A crazy thing about communication in American society is the strange power of the listener. A song isn't good unless the listener says it is good; audiences determine music's success. However, it is equally true that we aren't serious listeners until we have educated our ears. If we don't critically train our listening tastes, we could be a mindless consumer of whatever the music industry pushes our way with big ad budgets and slick promotions.
As in music, good listening counts in business. Donald Carstensen, vice president for educational services at ACT, surveyed a group of business leaders about the skills businesses are looking for in new hires. Seventy-three percent rated listening an "extremely important" skill. When Carstensen asked business leaders the percentage of high school grads with good listening skills, the result was only 19 percent.
Other studies over the past few decades indicate that business leaders consistently rank listening among the top five skills they expect employees to have. Naturally, listening is critical in the business environment where a mistake in understanding can cost thousands or millions of dollars, or listening to a customer or employee can make a product better and increase the bottom line.
Good and Poor Listeners
What are the characteristics of good and poor listeners? A study I conducted of 900 college and military students ages 17 to 70 showed the following traits of good and poor listeners (in order of importance).
A good listener:
- Uses eye contact appropriately.
- Is attentive and alert to a speaker's verbal and nonverbal behavior.
- Is patient and doesn't interrupt (waits for the speaker to finish).
- Is responsive, using verbal and nonverbal expressions.
- Asks questions in a nonthreatening tone.
- Paraphrases, restates or summarizes what the speaker says.
- Provides constructive (verbal or nonverbal) feedback.
- Is empathic (works to understand the speaker).
- Shows interest in the speaker as a person.
- Demonstrates a caring attitude and is willing to listen.
- Doesn't criticize, is nonjudgmental.
- Is open-minded.
A poor listener:
- Interrupts the speaker (is impatient).
- Doesn't give eye contact (eyes wander).
- Is distracted (fidgeting) and does not pay attention to the speaker.
- Is not interested in the speaker (doesn't care, daydreaming).
- Gives the speaker little or no (verbal or nonverbal) feedback.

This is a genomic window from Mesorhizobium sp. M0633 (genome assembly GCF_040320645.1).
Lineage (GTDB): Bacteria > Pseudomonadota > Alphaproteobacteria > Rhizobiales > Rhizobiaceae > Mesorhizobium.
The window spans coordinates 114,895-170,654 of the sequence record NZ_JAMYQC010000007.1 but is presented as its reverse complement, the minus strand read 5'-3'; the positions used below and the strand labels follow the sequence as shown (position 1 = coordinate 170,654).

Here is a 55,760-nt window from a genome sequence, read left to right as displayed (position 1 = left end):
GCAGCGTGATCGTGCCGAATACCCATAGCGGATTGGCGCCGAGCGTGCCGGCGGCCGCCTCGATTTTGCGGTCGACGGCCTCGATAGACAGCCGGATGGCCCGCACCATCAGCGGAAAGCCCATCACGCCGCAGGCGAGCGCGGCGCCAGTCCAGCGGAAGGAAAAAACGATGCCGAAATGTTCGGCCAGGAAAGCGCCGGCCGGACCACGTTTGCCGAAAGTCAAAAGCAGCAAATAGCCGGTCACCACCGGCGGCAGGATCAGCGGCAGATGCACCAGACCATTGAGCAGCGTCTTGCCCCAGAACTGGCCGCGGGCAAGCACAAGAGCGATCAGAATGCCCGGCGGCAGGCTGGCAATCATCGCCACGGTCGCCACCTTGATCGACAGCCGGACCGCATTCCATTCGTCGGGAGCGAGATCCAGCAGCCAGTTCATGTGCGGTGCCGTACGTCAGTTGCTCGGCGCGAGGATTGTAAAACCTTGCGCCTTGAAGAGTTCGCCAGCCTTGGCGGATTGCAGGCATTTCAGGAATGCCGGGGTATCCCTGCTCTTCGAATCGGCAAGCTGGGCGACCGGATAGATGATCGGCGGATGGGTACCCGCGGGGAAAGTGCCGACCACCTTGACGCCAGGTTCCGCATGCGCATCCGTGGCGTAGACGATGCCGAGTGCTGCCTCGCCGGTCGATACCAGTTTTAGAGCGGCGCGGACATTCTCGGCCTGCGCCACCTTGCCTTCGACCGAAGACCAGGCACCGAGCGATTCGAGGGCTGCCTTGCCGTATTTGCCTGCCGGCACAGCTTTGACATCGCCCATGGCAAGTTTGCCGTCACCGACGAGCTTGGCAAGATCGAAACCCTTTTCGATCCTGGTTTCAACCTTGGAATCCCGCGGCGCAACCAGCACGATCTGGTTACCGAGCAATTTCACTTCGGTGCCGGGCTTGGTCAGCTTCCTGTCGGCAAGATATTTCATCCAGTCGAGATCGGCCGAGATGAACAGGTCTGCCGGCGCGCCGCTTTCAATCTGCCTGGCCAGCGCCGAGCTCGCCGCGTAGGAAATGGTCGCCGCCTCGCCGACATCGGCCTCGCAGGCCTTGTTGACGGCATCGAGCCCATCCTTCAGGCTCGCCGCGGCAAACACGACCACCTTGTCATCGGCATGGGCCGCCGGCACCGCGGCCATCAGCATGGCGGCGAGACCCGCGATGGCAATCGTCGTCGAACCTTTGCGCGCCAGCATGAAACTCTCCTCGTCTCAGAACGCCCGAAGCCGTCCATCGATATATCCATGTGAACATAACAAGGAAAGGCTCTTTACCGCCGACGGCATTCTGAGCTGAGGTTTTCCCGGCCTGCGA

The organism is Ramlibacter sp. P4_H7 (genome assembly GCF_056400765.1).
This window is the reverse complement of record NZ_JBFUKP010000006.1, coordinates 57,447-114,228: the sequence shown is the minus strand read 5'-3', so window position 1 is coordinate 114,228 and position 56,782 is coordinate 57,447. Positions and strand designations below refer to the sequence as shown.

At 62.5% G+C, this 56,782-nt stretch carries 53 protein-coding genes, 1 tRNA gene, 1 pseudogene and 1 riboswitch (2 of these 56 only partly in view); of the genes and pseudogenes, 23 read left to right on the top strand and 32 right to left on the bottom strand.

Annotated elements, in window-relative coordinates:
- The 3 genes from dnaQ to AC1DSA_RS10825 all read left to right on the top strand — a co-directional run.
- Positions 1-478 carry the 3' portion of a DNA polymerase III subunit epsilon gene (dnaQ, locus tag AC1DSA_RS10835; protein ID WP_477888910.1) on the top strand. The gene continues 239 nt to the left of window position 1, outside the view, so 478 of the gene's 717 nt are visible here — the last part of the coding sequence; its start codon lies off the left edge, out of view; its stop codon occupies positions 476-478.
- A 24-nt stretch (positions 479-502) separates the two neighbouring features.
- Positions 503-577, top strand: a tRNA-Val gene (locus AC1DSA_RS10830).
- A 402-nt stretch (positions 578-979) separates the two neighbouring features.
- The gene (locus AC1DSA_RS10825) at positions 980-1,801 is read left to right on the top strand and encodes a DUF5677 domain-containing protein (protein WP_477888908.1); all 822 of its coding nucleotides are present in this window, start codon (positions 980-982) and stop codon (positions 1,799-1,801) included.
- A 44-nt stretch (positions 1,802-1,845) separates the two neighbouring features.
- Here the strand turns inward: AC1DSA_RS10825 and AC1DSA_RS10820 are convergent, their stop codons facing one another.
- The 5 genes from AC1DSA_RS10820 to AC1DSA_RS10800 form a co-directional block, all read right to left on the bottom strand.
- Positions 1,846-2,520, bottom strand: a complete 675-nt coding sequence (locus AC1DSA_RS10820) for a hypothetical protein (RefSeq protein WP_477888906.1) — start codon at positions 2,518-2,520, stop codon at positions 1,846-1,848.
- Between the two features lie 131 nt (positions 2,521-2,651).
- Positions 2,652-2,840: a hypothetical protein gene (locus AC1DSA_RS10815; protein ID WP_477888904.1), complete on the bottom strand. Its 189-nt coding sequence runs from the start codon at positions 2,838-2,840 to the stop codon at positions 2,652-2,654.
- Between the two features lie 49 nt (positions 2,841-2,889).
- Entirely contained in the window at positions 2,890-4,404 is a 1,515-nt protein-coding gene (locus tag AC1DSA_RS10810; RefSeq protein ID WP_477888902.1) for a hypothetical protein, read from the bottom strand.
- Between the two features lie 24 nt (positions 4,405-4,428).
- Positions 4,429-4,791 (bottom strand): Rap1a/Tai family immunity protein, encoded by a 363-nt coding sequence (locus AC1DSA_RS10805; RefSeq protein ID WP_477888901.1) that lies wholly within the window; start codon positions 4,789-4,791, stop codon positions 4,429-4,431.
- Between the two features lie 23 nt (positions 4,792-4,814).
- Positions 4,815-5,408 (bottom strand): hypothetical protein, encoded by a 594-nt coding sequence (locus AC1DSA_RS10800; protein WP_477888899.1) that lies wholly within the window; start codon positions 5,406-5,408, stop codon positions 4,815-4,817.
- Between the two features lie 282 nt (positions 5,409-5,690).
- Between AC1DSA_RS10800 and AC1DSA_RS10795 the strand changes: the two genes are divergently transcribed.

- Changes the subject.
- Is judgmental.
- Is closed-minded.
- Talks too much.
- Is self-preoccupied.
- Gives unwanted advice.
- Too busy to listen.
Similar studies done over the last two decades by Fortune 500 trainers and business consultants have found similar results.
On the way up the career ladder, your listening skills should improve. Hourly employees may spend 30 percent of their time listening, while managers often spend 60 percent, and executives 75 percent or more. Does effective listening lead to promotion, or do higher-ups learn to listen better because they must? It is probably a combination. Essentially, to be more successful, you must be a better listener. Better listening is also active listening.
To be an active listener, you must begin with awareness. When do others get angry with you for poor communication? When do you have problems communicating? How were you listening at these times? It takes guts, but ask others what you could do to become a better listener. Others see our faults much better than we do. Learn about effective listening: Read books, visit the International Listening Association's Web site for tips, or take a workshop or class on effective listening. Then be sure to practice what you learn.
To be a successful listener, you must also believe that listening is power. Because our society places so much emphasis on speaking as the way to win friends and influence people, good listeners can quietly have a powerful and subversive impact. You should also remember that speakers have little power without listeners. Speakers share their wisdom and try to persuade, but listeners make meaning of what is heard -- they make the ultimate decision to act on what they hear.
Michael Purdy is the coauthor of Listening in Everyday Life.
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